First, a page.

Will Beeley Is Back in Town with 'Highways & Heart Attacks'

Texas singer-songwriter Will Beeley drifted away from making music, but he's back to tell stories on Highways & Heart Attacks, his first album in 40 years.

Highways & Heart Attacks
Will Beeley

Tompkins Square

14 June 2019

Will Beeley opens and closes his new album with breezy tunes that celebrate drifting and storytelling. Those songs, appropriately titled "Been a Drifter" and "Telling Stories", bookend Highways & Heart Attacks, Beeley's first album in 40 years. That's right. 40 years.

Fortunately, Highways & Heart Attacks, coming not-so-hot on the heels of Beeley's 1979 album, Passing Dream, is well worth the wait. Only his third album -- the first was the self-released Gallavatin' in 1971 -- Highways & Heart Attacks distills a lifetime's worth of wisdom and experience into just over 32 minutes.

In "Been a Drifter", Beeley notes various professions and avocations that he's pursued in the course of his lifetime: "a drifter, a hobo, a car salesman, and a tramp." Beeley also points out that it "surprises me from time to time that I haven't been buried." Beeley conspicuously leaves out being a musician, perhaps because he put aside his musical ambitions after the release of Passing Dream to help raise his young children. He eventually became a long-haul trucker, which is still his current job. The Tompkins Square record label surprised Beeley a few years ago when they requested permission to reissue Gallavantin' and Passing Dream. Beeley approved of the reissue plan and a subsequent request from Tompkins Square to record a new album of songs he's written over the years, resulting in Highways & Heart Attacks.

Detailing four decades of life in just over 32 minutes of music could've been a daunting task, but Beeley finds a casual way of doing just that on Highways & Heart Attacks. The album has the feel of a classic singer/songwriter record, with understated but effective musicianship and just the right amount of studio polish to bring out the country feel of Beeley's songs.

Beeley tackles some typical topics here. "Jack Daniels" is fairly self-explanatory, while "Don't Rain on My Parade" and "Help Me Face the Days" are about relationship complications. Beeley's one explicitly topical song is "The Homeless Ain't Just Hoboes Anymore", which Beeley noted recently in a radio interview was written, like many of his songs, slowly over the last 30 years. Sadly, of course, the issue of homelessness is just as relevant now as when Beeley first began writing the song.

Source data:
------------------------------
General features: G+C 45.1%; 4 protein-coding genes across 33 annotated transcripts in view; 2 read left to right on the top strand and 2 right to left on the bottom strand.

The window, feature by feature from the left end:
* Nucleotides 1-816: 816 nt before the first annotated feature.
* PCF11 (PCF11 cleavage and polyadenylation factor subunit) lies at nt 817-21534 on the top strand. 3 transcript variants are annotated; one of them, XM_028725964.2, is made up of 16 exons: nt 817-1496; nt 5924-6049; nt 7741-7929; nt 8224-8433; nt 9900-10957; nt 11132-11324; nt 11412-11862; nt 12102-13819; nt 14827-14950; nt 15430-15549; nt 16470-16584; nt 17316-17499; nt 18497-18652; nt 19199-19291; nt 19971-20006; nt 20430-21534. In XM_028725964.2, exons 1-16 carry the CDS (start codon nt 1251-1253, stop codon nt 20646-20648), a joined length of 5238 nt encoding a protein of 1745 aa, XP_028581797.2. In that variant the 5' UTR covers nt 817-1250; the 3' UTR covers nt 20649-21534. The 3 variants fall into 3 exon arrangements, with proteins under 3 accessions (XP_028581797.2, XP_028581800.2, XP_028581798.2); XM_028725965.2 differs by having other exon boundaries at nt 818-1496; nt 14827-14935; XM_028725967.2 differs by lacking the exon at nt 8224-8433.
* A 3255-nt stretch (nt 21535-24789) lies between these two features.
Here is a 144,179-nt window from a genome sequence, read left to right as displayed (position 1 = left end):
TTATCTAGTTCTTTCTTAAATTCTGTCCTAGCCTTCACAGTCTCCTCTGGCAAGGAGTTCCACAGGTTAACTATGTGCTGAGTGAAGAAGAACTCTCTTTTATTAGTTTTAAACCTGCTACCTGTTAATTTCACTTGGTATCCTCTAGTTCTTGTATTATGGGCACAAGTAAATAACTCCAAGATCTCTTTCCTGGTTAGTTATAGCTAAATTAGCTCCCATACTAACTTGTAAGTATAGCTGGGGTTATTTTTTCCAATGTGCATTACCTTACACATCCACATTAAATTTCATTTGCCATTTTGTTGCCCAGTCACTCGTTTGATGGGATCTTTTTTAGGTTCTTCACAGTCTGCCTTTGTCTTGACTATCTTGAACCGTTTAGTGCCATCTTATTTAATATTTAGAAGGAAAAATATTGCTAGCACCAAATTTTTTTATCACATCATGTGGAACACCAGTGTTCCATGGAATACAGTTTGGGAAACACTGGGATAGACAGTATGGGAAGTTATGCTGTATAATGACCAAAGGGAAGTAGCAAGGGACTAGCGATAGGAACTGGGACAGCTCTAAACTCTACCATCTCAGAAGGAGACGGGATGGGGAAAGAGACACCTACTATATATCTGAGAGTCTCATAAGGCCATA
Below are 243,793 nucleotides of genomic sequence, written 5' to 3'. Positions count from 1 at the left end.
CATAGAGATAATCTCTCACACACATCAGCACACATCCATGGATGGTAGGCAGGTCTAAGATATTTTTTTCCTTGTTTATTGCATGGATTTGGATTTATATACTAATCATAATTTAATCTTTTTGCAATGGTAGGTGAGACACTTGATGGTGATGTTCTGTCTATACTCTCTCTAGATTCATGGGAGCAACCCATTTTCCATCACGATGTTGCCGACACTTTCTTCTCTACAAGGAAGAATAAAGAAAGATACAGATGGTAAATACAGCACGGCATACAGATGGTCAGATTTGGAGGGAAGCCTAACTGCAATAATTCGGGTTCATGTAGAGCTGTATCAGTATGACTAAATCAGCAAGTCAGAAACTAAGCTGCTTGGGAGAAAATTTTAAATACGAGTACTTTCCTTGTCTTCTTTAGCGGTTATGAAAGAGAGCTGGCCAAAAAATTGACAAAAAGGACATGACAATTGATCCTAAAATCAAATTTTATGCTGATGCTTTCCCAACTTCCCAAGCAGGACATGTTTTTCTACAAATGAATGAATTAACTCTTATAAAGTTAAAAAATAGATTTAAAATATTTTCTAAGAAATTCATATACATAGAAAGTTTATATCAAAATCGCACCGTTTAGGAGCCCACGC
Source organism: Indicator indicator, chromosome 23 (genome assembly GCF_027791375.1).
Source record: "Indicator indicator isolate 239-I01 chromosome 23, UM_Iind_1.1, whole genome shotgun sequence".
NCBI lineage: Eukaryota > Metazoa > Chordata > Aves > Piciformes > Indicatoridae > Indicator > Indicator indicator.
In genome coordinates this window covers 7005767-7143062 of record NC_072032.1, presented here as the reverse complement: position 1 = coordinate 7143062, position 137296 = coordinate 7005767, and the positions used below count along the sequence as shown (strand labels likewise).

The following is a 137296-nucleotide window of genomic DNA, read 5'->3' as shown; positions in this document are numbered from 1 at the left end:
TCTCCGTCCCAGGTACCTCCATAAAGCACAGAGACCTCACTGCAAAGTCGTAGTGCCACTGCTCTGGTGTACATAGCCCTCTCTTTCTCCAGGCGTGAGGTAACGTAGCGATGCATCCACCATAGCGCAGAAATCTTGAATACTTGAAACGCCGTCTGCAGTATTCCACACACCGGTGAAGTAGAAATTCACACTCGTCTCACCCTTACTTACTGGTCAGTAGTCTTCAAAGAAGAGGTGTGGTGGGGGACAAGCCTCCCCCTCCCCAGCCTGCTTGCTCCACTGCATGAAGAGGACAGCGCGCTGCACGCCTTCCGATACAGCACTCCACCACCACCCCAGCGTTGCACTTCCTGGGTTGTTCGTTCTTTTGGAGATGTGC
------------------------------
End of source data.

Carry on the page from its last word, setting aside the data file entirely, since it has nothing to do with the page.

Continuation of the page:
Highways & Heart Attacks also offers the soulful and just slightly salacious (in a good way) "Taste of the Good Times" and an affecting ode to parenthood/grandparenthood, "Singin' Lullabyes". Beeley sings gently about singing to his children and then notes how quickly the early parenting years fly by. "We only had one shot to get it right / And that's all we had / And one good shot is all you need to be a mom and a dad" is set of lines nearly any parent will understand.

Beeley tells his stories with a simple eloquence in the songs described so far, but he isn't afraid of getting surreal on your ears. "U.S. 85" is a travelogue toward the southern terminus of the highway "with El Paso on the left and Juarez on the right". Beeley references both Marty Robbin's "El Paso" and Bob Dylan's "Tom Thumb's Blues" in the song, which could easily have been part of the soundtrack to some eerie road movie starring Harry Dean Stanton. Harry Dean could even have sung a verse, probably in Spanish.

Upping the surreal considerably is "It Didn't Feel Like Christmas (And It Sure Wasn't New Year's Yet)". Nearly twice as long as any other song on the album, "It Didn't Feel Like Christmas" tells the sad tale of being physically and emotionally stranded during the holidays, complete with a mid-song interlude in which we hear the narrator check into a Motel 6, where he holes up during a blizzard. It's almost as if Glen Campbell asked Jimmy Webb to write the "Wichita Lineman" of holiday songs. It's a great, odd song, but it's guaranteed to bum out anyone who hears it on your holiday playlist.

Just as you're recovering from "It Didn't Feel Like Christmas," Will Beeley wraps up Highways & Heart Attacks with an ode to his grandfather who loved "Telling Stories". Like his Grandpa, Will Beeley is a gifted storyteller, and we are all fortunate that he decided to tell a few more.

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